Why choose 120 volts?
owen at delong.com
Tue May 26 16:06:57 CDT 2009
On May 26, 2009, at 1:48 PM, Alex H. Ryu wrote:
> Also, adding followings.
> 5) availability from local power provider(s)
I don't know of anywhere in the US/Canada where power comes into the
building as strictly 110-120V. That is almost always delivered either
1 leg of a 3-phase 208 service (most commercial/industrial deliveries)
or as two hots (240V across the two hots) and a neutral (120V from
either hot to neutral). Most datacenters are taking much higher voltage
feeds from their utilities and most of the readily available step-down
transformers and UPSs will produce 208 three-phase or 240V as
I am not an expert on power outside of the US, but, to the best of my
knowledge, Japan's 100V/50Hz is one of the few other countries
using less than 208V as their standard.
> 6) local regulation such as fire department safety rules...
I seriously question this one. Can you point to any examples?
> 7) for your own safety... (120V may not kill people, but 240V can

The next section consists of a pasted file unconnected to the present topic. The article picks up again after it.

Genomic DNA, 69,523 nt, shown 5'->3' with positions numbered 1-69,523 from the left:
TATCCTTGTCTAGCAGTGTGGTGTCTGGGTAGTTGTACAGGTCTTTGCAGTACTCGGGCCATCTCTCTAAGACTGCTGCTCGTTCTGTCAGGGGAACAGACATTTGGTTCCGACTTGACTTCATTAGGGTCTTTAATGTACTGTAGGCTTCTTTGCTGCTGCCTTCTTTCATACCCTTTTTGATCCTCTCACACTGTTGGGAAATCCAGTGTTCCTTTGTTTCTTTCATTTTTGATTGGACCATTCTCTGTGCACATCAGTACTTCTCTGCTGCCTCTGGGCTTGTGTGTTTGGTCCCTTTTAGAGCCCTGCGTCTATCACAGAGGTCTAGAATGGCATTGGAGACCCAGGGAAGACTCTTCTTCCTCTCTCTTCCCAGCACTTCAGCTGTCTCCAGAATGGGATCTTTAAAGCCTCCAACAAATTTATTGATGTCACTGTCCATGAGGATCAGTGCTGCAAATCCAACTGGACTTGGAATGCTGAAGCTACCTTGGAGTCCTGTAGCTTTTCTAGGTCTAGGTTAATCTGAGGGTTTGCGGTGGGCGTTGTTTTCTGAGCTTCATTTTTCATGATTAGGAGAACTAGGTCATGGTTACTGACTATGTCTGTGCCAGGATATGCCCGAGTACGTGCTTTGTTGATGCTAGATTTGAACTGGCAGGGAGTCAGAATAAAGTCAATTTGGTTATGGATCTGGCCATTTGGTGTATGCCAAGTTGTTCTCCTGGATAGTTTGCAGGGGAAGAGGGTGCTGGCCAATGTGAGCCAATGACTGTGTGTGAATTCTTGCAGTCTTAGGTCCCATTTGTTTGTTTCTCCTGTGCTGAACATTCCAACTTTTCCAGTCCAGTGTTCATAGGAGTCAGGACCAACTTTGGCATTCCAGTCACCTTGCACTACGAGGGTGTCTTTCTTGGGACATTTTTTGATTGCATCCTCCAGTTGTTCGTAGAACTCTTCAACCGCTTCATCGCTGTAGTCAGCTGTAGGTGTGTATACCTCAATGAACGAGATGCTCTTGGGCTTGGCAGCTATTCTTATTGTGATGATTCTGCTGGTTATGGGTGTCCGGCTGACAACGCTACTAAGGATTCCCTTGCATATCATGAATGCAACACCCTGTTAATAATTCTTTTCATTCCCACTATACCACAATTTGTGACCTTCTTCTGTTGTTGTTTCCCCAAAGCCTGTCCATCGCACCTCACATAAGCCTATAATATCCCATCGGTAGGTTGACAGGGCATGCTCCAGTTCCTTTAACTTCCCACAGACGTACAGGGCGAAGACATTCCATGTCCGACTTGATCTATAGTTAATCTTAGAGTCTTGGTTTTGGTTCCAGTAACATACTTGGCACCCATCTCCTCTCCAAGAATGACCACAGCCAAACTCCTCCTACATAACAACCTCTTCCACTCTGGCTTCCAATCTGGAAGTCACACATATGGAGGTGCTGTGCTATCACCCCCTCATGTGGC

It's relatively easy to kill someone with 12V, so, I don't see how 10x
is significantly less dangerous than 20x. Sticking your fingers in a
socket is going to hurt regardless of the voltage. Yes, 240V can hurt
and faster, but, at the end of the day, it's not significantly more
to kill you than 110. Fortunately, most servers don't have light
in the high voltage portion of the server.
> If you want better, why not just have everything to DC power ?
> Something like 48V...
There's a whole host of reasons, but, the biggest one boils down
to cost... Cost of the larger wires, cost of the increased line losses,
> Wayne E. Bouchard wrote:
>> 1) Equipment used to not be dual voltage
>> 2) For smaller scale, 120V UPS and distribution equipment is usually
>> 3) 120V embedded itself into operations as a result.
>> 4) We're all lazy and hate change.
>> On Tue, May 26, 2009 at 12:39:10PM -0700, Seth Mattinen wrote:
>>> I have a pure curiosity question for the NANOG crowd here. If you
>>> your facility/datacenter/cage/rack on 120 volts, why?
>>> I've been running my facility at 208 for years because I can get
>>> with lower amperage circuits. I'm curious about the reasons for
>>> high-amp 120 volt circuits to drive racks of equipment instead of
>>> low-amp 208 or 240 volt circuits.
>> Wayne Bouchard
>> web at typo.org
>> Network Dude
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